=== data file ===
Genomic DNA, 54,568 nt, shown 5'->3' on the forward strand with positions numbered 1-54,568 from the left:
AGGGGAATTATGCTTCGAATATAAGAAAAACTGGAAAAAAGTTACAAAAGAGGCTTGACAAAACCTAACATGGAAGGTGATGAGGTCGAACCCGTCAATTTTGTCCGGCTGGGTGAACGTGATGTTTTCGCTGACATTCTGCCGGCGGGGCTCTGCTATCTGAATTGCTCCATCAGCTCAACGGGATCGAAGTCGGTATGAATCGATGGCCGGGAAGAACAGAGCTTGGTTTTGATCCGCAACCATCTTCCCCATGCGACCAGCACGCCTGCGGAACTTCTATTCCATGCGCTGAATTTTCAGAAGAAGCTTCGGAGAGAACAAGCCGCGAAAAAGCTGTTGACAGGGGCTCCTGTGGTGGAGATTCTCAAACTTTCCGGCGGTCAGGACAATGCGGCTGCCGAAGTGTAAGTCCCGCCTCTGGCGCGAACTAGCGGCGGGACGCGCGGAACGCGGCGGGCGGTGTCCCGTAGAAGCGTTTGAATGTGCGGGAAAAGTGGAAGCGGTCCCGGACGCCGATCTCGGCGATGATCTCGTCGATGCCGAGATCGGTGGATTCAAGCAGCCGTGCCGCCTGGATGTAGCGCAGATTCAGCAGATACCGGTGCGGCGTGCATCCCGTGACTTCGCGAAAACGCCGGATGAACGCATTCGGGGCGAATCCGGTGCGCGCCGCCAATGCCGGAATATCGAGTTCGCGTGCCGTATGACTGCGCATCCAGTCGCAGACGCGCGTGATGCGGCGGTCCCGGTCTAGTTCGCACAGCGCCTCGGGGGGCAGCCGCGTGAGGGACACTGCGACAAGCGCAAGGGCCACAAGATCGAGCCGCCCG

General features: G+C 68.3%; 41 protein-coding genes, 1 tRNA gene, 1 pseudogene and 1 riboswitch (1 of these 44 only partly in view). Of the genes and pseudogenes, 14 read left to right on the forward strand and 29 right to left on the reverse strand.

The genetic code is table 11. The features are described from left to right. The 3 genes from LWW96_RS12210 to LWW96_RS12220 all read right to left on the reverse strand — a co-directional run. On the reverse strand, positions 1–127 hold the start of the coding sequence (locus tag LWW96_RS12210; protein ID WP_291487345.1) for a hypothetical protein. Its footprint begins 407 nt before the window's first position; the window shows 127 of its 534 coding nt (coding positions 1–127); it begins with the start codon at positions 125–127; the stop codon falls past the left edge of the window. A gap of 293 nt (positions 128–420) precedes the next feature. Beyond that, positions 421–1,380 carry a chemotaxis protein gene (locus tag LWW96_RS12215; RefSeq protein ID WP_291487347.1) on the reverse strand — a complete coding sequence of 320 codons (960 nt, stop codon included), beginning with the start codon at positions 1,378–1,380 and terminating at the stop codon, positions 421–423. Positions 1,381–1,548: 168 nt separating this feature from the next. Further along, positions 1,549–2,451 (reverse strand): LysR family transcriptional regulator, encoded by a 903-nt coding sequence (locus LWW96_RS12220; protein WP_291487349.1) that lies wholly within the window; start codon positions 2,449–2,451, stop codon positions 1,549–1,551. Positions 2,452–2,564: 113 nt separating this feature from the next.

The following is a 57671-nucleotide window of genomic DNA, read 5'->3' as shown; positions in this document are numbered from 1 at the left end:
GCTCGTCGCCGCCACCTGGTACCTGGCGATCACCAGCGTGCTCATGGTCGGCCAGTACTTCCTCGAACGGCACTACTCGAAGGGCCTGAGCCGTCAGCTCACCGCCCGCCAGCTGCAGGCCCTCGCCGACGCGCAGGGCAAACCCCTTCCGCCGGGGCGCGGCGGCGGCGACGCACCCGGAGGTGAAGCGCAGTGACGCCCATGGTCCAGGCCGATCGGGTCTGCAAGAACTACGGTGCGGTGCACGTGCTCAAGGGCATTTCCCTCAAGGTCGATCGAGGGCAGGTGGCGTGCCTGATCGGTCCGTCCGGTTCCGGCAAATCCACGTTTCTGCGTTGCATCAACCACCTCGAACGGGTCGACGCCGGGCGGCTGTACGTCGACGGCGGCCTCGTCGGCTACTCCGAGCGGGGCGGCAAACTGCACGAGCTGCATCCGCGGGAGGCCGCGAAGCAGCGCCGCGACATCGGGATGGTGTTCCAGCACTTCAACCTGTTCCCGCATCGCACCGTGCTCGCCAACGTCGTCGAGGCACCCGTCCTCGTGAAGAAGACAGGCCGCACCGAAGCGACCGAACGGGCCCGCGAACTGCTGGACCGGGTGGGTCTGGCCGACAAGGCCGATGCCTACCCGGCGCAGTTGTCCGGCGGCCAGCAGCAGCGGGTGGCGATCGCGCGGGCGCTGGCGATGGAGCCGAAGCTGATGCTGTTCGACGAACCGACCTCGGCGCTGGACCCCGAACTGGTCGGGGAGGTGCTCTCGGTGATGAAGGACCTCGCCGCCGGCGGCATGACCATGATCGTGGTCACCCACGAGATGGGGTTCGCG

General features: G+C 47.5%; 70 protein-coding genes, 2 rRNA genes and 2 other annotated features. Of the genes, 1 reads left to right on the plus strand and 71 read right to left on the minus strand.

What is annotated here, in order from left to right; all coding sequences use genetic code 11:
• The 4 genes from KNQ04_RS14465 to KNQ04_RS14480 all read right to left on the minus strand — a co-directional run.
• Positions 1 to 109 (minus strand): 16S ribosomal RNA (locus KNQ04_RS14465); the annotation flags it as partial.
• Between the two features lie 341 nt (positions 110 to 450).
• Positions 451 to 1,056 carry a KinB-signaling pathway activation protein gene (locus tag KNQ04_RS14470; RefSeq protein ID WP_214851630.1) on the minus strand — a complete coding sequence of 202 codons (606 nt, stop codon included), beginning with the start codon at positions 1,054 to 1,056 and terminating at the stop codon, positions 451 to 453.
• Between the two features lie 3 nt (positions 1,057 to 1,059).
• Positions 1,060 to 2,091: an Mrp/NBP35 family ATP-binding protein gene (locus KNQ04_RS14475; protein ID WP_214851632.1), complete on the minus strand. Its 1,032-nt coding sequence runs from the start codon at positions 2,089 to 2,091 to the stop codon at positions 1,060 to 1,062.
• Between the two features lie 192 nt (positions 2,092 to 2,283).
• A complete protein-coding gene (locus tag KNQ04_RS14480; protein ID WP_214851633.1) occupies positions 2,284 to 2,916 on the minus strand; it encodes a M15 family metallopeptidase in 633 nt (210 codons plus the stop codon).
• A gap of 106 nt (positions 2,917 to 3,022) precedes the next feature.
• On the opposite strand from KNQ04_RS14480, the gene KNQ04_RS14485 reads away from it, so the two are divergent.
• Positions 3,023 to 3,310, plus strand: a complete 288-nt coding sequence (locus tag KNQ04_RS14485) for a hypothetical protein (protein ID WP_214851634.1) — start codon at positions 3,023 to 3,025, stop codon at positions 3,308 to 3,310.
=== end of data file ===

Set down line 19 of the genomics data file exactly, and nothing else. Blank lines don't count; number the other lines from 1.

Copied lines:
• Positions 3,023 to 3,310, plus strand: a complete 288-nt coding sequence (locus tag KNQ04_RS14485) for a hypothetical protein (protein ID WP_214851634.1) — start codon at positions 3,023 to 3,025, stop codon at positions 3,308 to 3,310.